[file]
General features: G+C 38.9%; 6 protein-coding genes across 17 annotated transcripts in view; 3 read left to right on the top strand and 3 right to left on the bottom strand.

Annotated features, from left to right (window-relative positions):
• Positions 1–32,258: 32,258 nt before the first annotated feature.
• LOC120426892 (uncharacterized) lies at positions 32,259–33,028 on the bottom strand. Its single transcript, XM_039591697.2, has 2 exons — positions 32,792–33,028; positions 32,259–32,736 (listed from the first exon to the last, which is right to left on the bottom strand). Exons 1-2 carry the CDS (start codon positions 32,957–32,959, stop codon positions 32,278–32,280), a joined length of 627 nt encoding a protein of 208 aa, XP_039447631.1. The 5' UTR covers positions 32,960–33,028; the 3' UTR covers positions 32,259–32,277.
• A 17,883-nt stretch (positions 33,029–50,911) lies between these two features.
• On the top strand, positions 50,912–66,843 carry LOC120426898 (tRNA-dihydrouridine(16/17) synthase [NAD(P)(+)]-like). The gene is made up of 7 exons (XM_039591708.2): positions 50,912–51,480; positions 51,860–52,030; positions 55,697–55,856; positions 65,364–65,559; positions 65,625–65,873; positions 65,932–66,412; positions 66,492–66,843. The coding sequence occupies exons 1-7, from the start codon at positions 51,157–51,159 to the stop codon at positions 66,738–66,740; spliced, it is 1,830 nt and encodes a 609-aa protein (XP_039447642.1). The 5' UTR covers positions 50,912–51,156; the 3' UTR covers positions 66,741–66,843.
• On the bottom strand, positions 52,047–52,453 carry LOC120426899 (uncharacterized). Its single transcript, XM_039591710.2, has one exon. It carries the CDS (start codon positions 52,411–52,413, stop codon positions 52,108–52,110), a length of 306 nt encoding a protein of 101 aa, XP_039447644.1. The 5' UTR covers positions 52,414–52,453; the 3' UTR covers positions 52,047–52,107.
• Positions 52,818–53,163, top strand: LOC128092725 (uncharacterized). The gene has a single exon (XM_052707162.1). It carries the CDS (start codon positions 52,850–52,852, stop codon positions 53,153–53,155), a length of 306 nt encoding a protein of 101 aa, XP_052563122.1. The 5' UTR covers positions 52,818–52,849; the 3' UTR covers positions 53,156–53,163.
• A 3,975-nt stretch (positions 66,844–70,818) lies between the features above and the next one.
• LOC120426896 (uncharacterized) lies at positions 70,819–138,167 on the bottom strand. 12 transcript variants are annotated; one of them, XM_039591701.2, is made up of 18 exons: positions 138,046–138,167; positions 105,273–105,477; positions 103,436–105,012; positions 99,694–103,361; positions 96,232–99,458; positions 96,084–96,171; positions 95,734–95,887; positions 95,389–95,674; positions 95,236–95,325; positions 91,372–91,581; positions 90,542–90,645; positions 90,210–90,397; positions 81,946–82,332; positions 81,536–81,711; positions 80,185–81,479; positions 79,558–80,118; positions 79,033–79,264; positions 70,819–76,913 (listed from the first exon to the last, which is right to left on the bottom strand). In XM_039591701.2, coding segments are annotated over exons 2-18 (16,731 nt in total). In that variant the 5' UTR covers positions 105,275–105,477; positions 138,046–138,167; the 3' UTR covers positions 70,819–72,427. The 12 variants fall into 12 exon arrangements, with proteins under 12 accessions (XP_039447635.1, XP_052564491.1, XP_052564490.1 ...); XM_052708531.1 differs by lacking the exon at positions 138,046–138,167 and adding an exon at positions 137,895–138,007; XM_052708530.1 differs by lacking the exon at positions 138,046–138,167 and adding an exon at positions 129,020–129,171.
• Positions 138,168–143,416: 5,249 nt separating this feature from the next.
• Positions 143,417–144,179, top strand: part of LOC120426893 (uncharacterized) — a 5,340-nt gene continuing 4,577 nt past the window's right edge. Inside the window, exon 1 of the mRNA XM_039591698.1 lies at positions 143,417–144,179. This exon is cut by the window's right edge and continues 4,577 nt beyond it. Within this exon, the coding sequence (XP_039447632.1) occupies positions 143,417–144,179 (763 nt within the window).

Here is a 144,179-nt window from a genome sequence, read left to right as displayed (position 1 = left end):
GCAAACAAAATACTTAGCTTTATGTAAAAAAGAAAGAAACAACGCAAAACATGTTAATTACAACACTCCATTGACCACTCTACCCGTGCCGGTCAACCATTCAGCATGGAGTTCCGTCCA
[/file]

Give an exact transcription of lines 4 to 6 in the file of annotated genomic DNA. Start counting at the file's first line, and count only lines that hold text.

• LOC120426892 (uncharacterized) lies at positions 32,259–33,028 on the bottom strand. Its single transcript, XM_039591697.2, has 2 exons — positions 32,792–33,028; positions 32,259–32,736 (listed from the first exon to the last, which is right to left on the bottom strand). Exons 1-2 carry the CDS (start codon positions 32,957–32,959, stop codon positions 32,278–32,280), a joined length of 627 nt encoding a protein of 208 aa, XP_039447631.1. The 5' UTR covers positions 32,960–33,028; the 3' UTR covers positions 32,259–32,277.
• A 17,883-nt stretch (positions 33,029–50,911) lies between these two features.
• On the top strand, positions 50,912–66,843 carry LOC120426898 (tRNA-dihydrouridine(16/17) synthase [NAD(P)(+)]-like). The gene is made up of 7 exons (XM_039591708.2): positions 50,912–51,480; positions 51,860–52,030; positions 55,697–55,856; positions 65,364–65,559; positions 65,625–65,873; positions 65,932–66,412; positions 66,492–66,843. The coding sequence occupies exons 1-7, from the start codon at positions 51,157–51,159 to the stop codon at positions 66,738–66,740; spliced, it is 1,830 nt and encodes a 609-aa protein (XP_039447642.1). The 5' UTR covers positions 50,912–51,156; the 3' UTR covers positions 66,741–66,843.